In the middle of a pandemic, there are admittedly many more pressing questions than “How does the show go on?” But if you’re a theater lover, working professional or reviewer, you can’t be blamed for wondering: How can companies continue to present shows? And how does it feel to watch them? Westcoast Black Theatre’s currently available recorded program for its annual April Fools Fête, An Evening with Sheldon Rhoden & Friends, gives us one idea of how.
This fund raiser for WBTT’s educational programs typically takes place live, of course, with a dinner at Michael’s On East and a paddle raise for patrons to donate. With COVID-19 concerns making that impossible, the company offers this program for a cost of $50 per household, starting last night, May 21, and continuing through May 25. I got an early glimpse of it yesterday afternoon.
A five-member cast (Rhoden, Ariel Blue, Jai Shanae, Raleigh Mosely II and Michael Mendez) perform on the WBTT stage, delivering some of the theater’s most popular material—Marvin Gaye: Prince of Soul, originally conceived by artistic director Nate Jacobs, in concert form. Running just a little over an hour (with some PBS pledge-break-like words from management to remind us all of the cause), the show spotlights Rhoden’s portrayal of Gaye and packages 20 of his hits from the 1960s and ’70s, with the actors sometimes on small circular platforms, sometimes moving about the stage, but always at a safe social distance from one another.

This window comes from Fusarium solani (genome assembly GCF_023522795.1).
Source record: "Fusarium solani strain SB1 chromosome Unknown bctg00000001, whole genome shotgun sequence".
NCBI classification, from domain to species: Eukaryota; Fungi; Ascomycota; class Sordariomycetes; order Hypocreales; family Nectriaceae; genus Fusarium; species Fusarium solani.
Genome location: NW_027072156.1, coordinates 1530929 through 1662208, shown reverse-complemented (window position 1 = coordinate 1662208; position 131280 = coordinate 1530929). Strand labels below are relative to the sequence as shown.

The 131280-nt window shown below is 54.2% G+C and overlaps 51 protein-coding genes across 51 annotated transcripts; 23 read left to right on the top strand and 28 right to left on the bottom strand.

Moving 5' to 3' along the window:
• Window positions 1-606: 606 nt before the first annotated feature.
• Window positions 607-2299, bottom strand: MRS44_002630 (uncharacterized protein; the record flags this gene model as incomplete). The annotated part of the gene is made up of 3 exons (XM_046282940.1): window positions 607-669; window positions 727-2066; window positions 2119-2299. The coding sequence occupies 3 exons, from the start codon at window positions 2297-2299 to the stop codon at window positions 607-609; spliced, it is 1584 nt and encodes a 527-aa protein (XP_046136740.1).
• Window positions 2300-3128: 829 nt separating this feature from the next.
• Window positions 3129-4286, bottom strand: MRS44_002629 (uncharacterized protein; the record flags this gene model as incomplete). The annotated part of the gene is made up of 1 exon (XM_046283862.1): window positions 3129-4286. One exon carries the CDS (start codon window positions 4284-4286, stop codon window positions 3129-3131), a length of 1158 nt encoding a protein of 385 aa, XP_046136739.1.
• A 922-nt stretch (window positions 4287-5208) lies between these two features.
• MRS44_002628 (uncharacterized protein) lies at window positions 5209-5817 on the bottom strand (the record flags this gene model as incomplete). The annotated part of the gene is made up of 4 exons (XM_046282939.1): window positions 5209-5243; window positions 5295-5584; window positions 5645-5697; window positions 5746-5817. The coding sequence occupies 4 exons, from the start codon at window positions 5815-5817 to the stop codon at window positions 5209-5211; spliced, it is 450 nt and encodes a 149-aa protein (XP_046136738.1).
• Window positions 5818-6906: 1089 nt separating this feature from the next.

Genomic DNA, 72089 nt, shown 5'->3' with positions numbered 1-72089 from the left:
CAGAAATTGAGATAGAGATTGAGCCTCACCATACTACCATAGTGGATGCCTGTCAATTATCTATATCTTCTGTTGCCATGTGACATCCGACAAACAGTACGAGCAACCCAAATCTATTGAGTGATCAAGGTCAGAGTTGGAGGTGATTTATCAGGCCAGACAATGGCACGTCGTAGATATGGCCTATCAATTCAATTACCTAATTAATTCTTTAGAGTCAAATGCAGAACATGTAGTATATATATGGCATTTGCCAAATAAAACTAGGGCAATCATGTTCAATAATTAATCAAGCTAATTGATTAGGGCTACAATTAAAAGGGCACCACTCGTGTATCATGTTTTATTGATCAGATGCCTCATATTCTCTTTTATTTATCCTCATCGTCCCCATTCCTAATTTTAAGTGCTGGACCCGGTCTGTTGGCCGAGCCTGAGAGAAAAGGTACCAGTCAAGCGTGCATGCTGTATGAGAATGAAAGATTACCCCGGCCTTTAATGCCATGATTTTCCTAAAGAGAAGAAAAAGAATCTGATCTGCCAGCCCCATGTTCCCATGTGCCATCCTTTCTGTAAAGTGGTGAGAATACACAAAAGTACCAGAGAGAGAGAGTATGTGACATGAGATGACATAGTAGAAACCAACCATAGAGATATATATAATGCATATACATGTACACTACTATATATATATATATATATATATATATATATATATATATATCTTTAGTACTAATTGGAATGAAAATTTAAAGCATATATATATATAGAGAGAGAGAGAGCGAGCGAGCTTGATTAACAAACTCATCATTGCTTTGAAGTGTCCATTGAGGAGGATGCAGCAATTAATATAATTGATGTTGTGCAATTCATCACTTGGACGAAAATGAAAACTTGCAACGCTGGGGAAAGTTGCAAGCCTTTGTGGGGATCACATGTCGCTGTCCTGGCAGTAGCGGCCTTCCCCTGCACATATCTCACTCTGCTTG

Remarkably, the performers still manage to put across the high energy WBTT casts are typically known for, thanks to their own cohesion as an ensemble and also to the choreography of Donald Frison (simplified but always providing movement) and the videography of Bill Wagy and his team, which keeps the program from ever feeling static through varying camera angles and shots and some careful editing. (There are occasional glimpses of empty theater seats, a reminder of just how unusual are the times in which we’re living.)
Frequent WBTT music director Jay Dodge and his musicians also deserve credit for keeping the flow of songs on track and listenable, whether we’re hearing early Motown numbers, duo pairings (as with Blue as Kim Weston and Shanae as Tammi Terrell), or ensemble numbers that give others besides Rhoden a chance to shine. From the early days of “Stubborn Kind of Fellow” through familiar Motown classics like “How Sweet It Is (To Be Loved By You)” and “I Heard It Through the Grapevine” to Gaye’s later, more personal and politically conscious work such as “What’s Going On,” “Mercy, Mercy Me” and the frankly sexual “Let’s Get It On,” Gaye fans will recognize every number, and even at home, alone or with family, may find themselves singing and swaying along.
There are minimal costume changes or production values here, as you’d expect, but for a show of this length and with this purpose, that doesn’t matter. What matters for the singers and actors is a chance to do what they love, and for audiences is the chance to feel, at least a little bit, like they’re spending an evening in the theater.
To watch the virtual program (and to donate to WBTT), you will need an access code, which you can find at westcoastblacktheatre.org.